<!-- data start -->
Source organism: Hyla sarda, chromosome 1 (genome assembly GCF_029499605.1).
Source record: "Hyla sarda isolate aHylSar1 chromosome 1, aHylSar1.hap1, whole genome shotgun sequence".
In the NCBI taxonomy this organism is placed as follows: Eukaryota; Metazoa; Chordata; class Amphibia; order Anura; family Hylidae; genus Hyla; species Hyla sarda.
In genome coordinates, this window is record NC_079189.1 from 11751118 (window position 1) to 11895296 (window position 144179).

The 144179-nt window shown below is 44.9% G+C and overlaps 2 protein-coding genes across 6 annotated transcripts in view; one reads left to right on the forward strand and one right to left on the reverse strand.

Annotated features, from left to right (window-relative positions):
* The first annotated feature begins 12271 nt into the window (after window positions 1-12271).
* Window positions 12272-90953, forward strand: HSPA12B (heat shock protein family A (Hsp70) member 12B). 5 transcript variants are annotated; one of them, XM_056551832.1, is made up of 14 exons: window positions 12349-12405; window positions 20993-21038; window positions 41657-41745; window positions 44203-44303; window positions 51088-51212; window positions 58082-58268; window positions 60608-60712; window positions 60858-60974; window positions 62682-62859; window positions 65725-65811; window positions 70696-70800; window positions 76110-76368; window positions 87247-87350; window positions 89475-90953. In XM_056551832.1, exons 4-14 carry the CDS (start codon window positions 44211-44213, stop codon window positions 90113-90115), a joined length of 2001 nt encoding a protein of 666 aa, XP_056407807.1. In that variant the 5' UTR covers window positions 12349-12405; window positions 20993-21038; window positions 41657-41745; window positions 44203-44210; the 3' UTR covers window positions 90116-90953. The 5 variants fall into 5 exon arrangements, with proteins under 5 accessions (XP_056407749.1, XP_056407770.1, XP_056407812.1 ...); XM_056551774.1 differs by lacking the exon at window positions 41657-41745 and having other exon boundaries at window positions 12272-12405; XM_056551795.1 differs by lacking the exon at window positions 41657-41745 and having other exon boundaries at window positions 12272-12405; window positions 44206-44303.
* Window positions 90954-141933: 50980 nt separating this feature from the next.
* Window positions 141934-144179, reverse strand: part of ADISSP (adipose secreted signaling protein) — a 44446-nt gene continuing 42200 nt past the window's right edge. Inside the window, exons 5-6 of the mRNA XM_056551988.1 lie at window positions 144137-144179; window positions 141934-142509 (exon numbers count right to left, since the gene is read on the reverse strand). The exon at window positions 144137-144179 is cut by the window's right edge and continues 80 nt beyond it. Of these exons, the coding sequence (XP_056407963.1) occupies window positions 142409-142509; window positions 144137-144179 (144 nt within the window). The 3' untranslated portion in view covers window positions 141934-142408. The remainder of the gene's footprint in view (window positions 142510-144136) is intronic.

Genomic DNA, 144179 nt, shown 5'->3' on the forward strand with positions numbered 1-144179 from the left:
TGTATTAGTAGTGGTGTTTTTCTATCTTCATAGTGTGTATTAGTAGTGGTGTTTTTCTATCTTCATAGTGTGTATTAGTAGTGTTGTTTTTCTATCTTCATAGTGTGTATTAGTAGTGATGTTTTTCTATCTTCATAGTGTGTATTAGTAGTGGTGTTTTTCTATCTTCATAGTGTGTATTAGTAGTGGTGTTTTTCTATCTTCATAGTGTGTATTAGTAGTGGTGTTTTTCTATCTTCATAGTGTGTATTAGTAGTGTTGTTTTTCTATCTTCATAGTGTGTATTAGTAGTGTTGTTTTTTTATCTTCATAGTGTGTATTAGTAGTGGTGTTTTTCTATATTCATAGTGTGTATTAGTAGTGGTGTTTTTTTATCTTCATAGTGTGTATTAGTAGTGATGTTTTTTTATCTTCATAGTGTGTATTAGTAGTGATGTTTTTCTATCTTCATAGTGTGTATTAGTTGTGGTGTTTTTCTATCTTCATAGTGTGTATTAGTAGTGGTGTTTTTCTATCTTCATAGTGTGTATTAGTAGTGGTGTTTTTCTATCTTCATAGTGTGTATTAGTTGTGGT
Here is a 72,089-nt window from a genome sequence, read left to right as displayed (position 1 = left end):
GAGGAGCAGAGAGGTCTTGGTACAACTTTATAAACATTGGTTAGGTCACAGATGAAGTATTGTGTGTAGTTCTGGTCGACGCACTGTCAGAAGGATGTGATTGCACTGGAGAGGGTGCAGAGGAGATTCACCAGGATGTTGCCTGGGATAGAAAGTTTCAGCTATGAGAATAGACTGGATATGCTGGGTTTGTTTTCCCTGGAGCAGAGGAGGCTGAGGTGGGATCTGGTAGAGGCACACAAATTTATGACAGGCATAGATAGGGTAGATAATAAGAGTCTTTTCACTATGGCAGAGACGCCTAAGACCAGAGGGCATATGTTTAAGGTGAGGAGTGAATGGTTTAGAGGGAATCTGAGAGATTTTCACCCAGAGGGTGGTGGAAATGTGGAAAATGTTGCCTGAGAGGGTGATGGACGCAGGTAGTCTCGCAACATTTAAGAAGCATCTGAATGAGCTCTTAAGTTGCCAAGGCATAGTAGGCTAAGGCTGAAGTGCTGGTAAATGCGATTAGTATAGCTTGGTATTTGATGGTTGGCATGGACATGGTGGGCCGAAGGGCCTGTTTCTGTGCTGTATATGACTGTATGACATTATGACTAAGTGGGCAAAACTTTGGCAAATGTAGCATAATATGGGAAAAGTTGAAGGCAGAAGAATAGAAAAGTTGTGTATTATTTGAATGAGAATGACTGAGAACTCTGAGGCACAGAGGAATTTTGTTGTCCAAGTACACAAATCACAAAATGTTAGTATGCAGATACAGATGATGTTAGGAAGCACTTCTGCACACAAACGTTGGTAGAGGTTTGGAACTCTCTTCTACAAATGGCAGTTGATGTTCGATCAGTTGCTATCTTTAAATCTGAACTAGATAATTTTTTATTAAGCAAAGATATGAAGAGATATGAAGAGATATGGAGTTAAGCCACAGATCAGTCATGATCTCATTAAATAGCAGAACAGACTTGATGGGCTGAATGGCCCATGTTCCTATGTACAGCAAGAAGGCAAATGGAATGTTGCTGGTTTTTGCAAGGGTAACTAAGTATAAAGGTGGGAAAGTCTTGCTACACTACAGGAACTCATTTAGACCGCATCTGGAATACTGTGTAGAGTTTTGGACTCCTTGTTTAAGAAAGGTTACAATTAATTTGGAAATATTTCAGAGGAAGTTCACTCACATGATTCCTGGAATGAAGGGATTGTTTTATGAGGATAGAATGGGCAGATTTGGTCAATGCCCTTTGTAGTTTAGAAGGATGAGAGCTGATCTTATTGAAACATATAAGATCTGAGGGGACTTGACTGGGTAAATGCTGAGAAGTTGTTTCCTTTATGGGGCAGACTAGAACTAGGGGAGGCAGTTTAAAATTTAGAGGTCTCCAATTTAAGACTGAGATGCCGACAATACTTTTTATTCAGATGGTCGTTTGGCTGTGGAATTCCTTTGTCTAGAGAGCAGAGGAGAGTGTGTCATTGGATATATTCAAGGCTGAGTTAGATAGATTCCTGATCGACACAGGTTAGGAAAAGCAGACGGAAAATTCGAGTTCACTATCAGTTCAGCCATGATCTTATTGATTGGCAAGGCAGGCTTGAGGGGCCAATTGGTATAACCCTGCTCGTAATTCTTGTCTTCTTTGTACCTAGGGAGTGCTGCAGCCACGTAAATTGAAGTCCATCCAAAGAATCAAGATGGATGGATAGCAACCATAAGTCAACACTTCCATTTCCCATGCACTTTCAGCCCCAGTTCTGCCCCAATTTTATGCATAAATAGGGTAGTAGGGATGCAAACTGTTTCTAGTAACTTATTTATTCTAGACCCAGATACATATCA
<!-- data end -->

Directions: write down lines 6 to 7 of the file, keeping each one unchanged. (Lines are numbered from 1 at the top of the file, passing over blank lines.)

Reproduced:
Annotated features, from left to right (window-relative positions):
* The first annotated feature begins 12271 nt into the window (after window positions 1-12271).